- Resources should be gained at a rate of 1 per dice on average
- Following an optimal scoring path should yield approximately 0.5 resources per dice
Micro Dojo Realm
I actually went through several different designs for Micro Dojo, with the one I liked best below. This realm (and one of the alternate designs) is available to download and print: (Download the printable realm here)
Starting with the idea of movement I toyed with a few methods of capturing the mechanic. First was an approach using circles and crosses to simulate moving a different meeple to the one previously. This led to a rather ‘standard’ path each game though. In the end, it occurred to me that a big part of the movement mechanic in Micro Dojo is having your opponent block spaces – this is represented by having spaces get marked off according to the other die roll. Another design also included building spaces (with the concept of spending resources for some benefit) which, whilst interesting from a play standpoint, proved complicated from a graphical design perspective (as well as balance) and ultimately I chose to go with the more simple design.
As a nod to fans of the original, I’ve also tried to distribute the resources in appropriate space on the board (with stars for Action spaces, Coins where Gold would be, Food where Food would be, and Hearts filling in the gaps).
Balancing all of the numbers to align with the principles above was actually more challenging than I expected, with resources and stars needing to be multiples of 3 (and all evenly distributed). Adding two spots to each ‘square’ (making the total 18) was much easier to balance and captured the feel of the original game more elegantly. Just like with the other realms let’s take a look at the numbers:
|Action Spaces||18 (9)|
|Minimum Dice for 6 Stars||9|
|Resources Available||15 (9)|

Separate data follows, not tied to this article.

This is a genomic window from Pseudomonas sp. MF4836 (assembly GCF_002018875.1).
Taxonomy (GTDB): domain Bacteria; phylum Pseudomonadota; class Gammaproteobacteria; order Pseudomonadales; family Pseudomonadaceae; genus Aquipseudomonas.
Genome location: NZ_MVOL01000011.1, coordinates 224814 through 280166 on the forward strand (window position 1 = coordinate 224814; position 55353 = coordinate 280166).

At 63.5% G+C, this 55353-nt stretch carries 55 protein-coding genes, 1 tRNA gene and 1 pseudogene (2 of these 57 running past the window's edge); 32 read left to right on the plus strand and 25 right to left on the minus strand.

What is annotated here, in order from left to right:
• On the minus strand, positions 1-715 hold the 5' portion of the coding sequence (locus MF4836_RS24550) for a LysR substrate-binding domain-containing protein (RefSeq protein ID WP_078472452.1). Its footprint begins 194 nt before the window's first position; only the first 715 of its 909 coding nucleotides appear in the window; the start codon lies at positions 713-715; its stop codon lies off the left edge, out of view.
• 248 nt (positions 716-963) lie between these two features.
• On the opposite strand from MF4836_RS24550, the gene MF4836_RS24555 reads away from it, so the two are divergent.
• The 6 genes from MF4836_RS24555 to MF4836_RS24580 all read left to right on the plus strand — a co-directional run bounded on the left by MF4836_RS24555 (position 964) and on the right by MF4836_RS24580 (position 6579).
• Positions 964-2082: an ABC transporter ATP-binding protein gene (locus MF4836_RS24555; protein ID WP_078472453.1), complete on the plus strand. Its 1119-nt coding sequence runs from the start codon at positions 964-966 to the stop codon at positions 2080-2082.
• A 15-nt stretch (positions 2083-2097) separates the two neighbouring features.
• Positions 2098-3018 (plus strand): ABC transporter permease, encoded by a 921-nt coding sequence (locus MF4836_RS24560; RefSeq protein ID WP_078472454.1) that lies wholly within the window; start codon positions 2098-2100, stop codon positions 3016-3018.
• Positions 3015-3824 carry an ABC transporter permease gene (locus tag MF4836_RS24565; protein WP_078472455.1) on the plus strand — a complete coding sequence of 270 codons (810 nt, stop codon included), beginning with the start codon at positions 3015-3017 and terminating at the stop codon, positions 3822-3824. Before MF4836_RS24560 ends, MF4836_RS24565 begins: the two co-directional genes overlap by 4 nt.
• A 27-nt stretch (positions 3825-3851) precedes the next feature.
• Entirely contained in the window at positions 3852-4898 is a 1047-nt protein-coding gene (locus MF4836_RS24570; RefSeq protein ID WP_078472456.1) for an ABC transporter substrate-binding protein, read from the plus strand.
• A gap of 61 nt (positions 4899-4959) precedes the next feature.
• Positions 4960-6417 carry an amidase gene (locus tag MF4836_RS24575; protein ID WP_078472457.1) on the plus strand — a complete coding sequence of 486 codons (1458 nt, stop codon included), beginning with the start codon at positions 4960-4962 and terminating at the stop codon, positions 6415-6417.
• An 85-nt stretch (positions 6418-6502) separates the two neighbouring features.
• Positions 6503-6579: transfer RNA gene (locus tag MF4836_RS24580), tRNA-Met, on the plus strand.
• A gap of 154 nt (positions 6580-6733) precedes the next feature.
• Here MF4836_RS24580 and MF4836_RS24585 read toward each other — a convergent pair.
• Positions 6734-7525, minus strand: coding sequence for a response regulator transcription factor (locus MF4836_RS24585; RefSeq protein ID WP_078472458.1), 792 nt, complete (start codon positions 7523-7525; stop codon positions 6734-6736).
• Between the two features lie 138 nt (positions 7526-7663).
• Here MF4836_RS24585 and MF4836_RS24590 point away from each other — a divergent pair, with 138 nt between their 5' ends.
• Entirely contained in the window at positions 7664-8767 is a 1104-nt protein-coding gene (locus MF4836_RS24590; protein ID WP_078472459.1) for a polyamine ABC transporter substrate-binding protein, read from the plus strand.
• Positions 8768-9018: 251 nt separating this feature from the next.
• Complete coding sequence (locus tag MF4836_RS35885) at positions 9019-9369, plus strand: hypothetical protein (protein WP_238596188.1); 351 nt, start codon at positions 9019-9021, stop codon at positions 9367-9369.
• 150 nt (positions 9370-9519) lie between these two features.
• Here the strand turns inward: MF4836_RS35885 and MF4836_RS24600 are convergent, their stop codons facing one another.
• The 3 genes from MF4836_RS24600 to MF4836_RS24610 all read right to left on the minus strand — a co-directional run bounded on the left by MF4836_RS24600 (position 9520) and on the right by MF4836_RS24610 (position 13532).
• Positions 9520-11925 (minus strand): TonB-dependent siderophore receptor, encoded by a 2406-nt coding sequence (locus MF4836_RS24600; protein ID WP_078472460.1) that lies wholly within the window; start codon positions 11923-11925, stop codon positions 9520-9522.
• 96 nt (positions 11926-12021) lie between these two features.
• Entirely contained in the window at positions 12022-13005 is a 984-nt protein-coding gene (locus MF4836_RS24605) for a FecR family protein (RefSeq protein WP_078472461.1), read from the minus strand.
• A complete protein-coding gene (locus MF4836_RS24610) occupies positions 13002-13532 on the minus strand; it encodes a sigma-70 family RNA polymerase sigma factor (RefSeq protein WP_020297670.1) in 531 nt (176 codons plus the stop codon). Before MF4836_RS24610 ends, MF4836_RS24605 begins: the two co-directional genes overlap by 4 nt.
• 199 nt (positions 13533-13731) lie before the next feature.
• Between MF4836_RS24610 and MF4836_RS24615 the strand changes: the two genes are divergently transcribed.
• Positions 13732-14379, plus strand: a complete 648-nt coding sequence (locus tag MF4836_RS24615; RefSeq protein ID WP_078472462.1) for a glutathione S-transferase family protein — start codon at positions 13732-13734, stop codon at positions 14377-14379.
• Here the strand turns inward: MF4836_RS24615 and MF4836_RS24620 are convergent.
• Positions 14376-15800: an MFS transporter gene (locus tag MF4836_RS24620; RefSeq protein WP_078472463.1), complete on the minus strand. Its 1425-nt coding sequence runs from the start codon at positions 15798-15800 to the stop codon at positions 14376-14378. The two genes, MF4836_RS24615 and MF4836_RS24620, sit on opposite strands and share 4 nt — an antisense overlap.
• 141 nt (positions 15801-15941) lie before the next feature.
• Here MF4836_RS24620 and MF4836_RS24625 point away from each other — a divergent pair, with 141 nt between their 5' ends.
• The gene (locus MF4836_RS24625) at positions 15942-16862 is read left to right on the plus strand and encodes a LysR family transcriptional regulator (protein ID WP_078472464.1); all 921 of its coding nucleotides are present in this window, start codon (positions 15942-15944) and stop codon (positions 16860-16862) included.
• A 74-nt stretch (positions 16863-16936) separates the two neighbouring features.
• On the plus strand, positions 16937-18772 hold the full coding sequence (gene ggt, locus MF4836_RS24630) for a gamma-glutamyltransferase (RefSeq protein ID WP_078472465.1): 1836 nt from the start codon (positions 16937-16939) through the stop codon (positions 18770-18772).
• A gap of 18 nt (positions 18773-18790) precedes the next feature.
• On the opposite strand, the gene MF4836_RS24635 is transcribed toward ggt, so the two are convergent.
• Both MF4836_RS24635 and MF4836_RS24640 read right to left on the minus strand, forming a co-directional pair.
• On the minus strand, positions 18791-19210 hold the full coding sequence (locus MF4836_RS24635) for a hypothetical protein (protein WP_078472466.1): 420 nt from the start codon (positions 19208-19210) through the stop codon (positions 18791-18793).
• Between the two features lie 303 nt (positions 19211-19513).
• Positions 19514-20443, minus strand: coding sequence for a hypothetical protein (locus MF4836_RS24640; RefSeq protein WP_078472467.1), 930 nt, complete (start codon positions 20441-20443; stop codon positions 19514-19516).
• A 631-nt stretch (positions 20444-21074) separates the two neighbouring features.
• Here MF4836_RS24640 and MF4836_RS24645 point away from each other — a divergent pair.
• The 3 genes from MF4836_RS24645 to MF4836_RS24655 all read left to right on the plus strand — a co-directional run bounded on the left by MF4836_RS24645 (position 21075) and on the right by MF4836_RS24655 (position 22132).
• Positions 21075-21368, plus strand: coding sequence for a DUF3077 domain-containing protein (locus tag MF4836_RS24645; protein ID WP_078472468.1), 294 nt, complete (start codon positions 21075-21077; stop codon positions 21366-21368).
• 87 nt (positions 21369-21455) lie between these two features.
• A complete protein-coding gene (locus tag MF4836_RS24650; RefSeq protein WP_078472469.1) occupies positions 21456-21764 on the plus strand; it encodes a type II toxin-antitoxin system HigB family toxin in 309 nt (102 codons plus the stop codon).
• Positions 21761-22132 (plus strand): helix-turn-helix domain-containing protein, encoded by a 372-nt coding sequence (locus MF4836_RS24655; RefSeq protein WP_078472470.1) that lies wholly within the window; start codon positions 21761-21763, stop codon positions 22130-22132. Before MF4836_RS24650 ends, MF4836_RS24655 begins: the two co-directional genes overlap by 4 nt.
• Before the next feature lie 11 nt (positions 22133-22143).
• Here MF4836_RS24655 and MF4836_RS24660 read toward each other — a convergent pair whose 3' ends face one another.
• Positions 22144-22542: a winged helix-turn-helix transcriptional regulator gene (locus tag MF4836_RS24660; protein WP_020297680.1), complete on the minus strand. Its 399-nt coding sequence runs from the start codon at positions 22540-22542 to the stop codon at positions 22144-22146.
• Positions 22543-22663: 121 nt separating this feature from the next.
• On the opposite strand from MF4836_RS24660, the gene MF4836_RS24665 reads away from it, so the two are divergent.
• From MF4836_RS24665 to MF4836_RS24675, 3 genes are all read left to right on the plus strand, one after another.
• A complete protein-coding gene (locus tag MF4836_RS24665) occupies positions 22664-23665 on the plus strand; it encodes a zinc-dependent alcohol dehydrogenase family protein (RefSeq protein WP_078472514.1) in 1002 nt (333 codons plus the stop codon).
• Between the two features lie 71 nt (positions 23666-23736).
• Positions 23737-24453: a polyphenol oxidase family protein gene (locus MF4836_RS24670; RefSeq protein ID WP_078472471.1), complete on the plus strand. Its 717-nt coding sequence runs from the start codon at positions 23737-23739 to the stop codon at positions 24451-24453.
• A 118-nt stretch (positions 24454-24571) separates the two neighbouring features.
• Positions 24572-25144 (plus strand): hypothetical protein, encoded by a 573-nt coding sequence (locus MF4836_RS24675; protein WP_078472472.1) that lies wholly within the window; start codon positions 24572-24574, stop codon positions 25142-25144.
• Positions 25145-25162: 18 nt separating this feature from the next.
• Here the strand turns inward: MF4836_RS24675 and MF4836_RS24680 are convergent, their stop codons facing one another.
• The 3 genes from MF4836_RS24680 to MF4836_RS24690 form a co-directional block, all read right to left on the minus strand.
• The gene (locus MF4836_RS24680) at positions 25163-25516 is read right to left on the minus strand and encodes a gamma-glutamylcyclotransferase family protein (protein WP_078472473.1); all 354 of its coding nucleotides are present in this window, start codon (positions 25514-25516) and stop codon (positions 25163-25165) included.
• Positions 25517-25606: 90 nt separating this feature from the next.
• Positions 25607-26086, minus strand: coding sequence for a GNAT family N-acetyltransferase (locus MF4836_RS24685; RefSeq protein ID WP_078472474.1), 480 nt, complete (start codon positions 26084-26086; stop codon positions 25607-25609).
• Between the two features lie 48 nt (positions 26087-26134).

|Resource Ratio for Optimal Score||0.66|
The realm has 18 spaces which is far over what any other realm has. In reality the number of available spaces is around 9, since each time a dice is placed another space will also (usually) be marked off.
Since optimal scoring requires every space to be complete, this is a realm that could actually be quite challenging to complete fully. The resources granted for a ‘complete’ realm is a little above the average which I think is fine to offset some of the difficulty scoring points.
I expect the first 3 stars to be fairly easy to score (needing only a single dice), the 4th and 5th stars to be a little more challenging, and the 6th one to be very difficult. This mirrors Tapestry in that way, and is about in line with the expected score of 4-5 points for any particular game. Having to pay attention to the other rolled dice adds some additional complexity due to the ‘spacial’ element of scoring the final 3 stars.
I believe this is a realm that is quite ‘balanced’ from a numbers perspective, but that offers a lot of flexibility early on in the round whilst getting more and more challenging as the realm gets closer to completion.
I’ll let you in on a little secret. Most of that number crunching and analysis came about after I had put together an outline for Micro Dojo. It’s true that game design is as much art as it is science, and the first stage of the design was making sure the game feels about right.
After that baseline experience was in place, all of the analysis here could be used to benchmark the realm. If the number of dice needed, or resources granted, or path to 6 points, were wildly different to the realms that already existed then the Micro Dojo realm would feel like a square peg in a round hole. Then, borrowing ideas from other realms to either accelerate dice placement (Scythe, Euphoria, Charterstone), ‘chunk’ points awards (Wingspan, Viticulture), or pump up resource generation (Pendulum, Between Two Cities), a unique realm could be created that easily fits alongside the existing ones. In effect, I had 11 mini games to use as a reference to create a number 12.
Analysing and drawing out the Rolling Realms framework was a really enjoyable process, like teasing out the hidden structure behind a musical masterpiece, or seeing the clear image pop out of a magic eye picture. It was made even more exciting by having a purpose for such an analysis in creating the Micro Dojo realm.
If you haven’t played Rolling Realms yet I urge you to consider picking it up (or trying out the Print-and-Play, or the web application). If you include Micro Dojo as one of your realms, I’d be honoured to have it played alongside Jamey Stegmaier’s creation, and even more so if you let me know your thoughts and experience with it so it can be improved!